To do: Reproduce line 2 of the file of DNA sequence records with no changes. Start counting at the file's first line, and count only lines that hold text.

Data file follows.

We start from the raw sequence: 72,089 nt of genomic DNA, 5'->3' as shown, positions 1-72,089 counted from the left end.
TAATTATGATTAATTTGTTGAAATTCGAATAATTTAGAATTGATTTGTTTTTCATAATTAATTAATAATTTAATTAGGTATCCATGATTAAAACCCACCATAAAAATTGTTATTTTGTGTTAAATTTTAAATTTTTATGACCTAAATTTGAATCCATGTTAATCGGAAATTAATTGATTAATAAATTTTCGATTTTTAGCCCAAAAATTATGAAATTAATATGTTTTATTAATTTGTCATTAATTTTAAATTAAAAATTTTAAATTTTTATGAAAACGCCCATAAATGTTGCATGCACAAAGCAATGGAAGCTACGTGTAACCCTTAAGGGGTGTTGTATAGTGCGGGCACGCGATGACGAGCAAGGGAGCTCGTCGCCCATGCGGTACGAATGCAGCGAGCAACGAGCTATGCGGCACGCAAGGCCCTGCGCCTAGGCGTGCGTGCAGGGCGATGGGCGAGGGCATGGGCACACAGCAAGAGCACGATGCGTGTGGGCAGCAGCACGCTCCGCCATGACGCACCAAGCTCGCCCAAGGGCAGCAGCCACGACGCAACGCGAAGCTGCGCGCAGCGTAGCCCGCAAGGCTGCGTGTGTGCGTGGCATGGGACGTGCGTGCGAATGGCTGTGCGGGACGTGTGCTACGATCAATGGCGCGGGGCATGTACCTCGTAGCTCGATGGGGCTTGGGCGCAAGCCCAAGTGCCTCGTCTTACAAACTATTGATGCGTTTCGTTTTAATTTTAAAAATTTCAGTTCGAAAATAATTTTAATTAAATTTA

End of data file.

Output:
TAATTATGATTAATTTGTTGAAATTCGAATAATTTAGAATTGATTTGTTTTTCATAATTAATTAATAATTTAATTAGGTATCCATGATTAAAACCCACCATAAAAATTGTTATTTTGTGTTAAATTTTAAATTTTTATGACCTAAATTTGAATCCATGTTAATCGGAAATTAATTGATTAATAAATTTTCGATTTTTAGCCCAAAAATTATGAAATTAATATGTTTTATTAATTTGTCATTAATTTTAAATTAAAAATTTTAAATTTTTATGAAAACGCCCATAAATGTTGCATGCACAAAGCAATGGAAGCTACGTGTAACCCTTAAGGGGTGTTGTATAGTGCGGGCACGCGATGACGAGCAAGGGAGCTCGTCGCCCATGCGGTACGAATGCAGCGAGCAACGAGCTATGCGGCACGCAAGGCCCTGCGCCTAGGCGTGCGTGCAGGGCGATGGGCGAGGGCATGGGCACACAGCAAGAGCACGATGCGTGTGGGCAGCAGCACGCTCCGCCATGACGCACCAAGCTCGCCCAAGGGCAGCAGCCACGACGCAACGCGAAGCTGCGCGCAGCGTAGCCCGCAAGGCTGCGTGTGTGCGTGGCATGGGACGTGCGTGCGAATGGCTGTGCGGGACGTGTGCTACGATCAATGGCGCGGGGCATGTACCTCGTAGCTCGATGGGGCTTGGGCGCAAGCCCAAGTGCCTCGTCTTACAAACTATTGATGCGTTTCGTTTTAATTTTAAAAATTTCAGTTCGAAAATAATTTTAATTAAATTTA